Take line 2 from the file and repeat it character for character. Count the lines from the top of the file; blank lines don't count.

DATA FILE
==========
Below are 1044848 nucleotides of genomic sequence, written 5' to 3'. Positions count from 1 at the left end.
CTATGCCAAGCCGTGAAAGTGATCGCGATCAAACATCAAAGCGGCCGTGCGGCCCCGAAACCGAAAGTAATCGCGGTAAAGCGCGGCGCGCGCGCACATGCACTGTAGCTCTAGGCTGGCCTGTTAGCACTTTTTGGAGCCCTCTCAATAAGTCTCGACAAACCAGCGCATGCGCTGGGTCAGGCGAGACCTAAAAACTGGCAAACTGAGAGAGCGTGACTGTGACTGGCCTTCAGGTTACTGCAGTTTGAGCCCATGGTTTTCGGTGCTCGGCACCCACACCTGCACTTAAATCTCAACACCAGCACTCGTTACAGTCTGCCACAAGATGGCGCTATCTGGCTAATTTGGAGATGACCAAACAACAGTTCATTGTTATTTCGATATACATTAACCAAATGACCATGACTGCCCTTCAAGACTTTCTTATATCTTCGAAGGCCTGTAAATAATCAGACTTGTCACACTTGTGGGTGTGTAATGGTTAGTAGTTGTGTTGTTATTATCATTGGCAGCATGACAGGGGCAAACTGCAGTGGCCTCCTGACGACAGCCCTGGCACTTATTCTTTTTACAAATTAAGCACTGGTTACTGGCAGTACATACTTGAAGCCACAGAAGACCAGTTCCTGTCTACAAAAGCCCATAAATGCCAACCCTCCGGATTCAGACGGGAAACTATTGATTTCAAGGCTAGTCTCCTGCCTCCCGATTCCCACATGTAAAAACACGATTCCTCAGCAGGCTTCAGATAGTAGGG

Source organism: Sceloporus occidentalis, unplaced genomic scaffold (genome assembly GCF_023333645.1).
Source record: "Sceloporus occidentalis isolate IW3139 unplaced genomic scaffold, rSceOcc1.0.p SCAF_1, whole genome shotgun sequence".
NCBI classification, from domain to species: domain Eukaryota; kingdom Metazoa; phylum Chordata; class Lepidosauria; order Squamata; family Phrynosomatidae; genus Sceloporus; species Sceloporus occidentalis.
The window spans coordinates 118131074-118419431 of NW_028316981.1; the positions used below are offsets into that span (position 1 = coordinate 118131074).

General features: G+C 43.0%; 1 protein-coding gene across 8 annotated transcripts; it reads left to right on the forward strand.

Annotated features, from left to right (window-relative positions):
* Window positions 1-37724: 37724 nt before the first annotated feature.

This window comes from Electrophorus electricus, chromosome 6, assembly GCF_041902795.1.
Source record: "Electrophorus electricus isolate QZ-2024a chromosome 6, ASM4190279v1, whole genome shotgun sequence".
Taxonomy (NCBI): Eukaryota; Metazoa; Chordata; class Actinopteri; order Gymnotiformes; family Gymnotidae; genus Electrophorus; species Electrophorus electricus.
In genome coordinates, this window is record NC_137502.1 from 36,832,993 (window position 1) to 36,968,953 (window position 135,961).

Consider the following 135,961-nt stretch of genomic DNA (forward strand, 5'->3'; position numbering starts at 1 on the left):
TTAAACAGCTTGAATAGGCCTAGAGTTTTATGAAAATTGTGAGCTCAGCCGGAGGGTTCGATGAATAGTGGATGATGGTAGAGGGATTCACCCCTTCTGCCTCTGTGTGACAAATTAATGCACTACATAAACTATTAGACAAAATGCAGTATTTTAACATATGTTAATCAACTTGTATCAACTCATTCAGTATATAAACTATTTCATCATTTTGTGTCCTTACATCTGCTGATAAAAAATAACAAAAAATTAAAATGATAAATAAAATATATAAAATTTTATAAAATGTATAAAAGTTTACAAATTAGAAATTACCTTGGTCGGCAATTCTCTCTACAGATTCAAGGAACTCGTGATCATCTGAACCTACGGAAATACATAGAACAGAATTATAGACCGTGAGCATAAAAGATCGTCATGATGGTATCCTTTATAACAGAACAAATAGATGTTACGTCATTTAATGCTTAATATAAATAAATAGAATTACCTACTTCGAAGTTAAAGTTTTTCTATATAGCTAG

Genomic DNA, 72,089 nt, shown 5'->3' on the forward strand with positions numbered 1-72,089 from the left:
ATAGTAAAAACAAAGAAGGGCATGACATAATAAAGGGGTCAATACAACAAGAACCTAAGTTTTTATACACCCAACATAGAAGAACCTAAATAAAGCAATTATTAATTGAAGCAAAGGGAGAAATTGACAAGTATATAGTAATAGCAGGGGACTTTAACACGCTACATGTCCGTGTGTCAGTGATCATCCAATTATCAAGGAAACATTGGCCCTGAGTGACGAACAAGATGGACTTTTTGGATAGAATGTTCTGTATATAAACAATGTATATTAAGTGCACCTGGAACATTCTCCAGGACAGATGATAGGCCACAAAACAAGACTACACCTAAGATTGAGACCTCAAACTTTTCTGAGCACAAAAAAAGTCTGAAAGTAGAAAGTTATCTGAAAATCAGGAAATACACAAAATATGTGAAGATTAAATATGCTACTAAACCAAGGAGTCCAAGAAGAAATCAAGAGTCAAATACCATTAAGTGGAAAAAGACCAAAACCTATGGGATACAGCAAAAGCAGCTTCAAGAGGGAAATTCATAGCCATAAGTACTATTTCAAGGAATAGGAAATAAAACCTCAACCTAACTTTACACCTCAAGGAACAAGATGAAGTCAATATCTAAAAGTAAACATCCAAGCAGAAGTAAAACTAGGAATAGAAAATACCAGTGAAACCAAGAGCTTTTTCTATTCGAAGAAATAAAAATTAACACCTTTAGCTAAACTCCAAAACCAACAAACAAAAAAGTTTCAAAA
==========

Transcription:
CTATGCCAAGCCGTGAAAGTGATCGCGATCAAACATCAAAGCGGCCGTGCGGCCCCGAAACCGAAAGTAATCGCGGTAAAGCGCGGCGCGCGCGCACATGCACTGTAGCTCTAGGCTGGCCTGTTAGCACTTTTTGGAGCCCTCTCAATAAGTCTCGACAAACCAGCGCATGCGCTGGGTCAGGCGAGACCTAAAAACTGGCAAACTGAGAGAGCGTGACTGTGACTGGCCTTCAGGTTACTGCAGTTTGAGCCCATGGTTTTCGGTGCTCGGCACCCACACCTGCACTTAAATCTCAACACCAGCACTCGTTACAGTCTGCCACAAGATGGCGCTATCTGGCTAATTTGGAGATGACCAAACAACAGTTCATTGTTATTTCGATATACATTAACCAAATGACCATGACTGCCCTTCAAGACTTTCTTATATCTTCGAAGGCCTGTAAATAATCAGACTTGTCACACTTGTGGGTGTGTAATGGTTAGTAGTTGTGTTGTTATTATCATTGGCAGCATGACAGGGGCAAACTGCAGTGGCCTCCTGACGACAGCCCTGGCACTTATTCTTTTTACAAATTAAGCACTGGTTACTGGCAGTACATACTTGAAGCCACAGAAGACCAGTTCCTGTCTACAAAAGCCCATAAATGCCAACCCTCCGGATTCAGACGGGAAACTATTGATTTCAAGGCTAGTCTCCTGCCTCCCGATTCCCACATGTAAAAACACGATTCCTCAGCAGGCTTCAGATAGTAGGG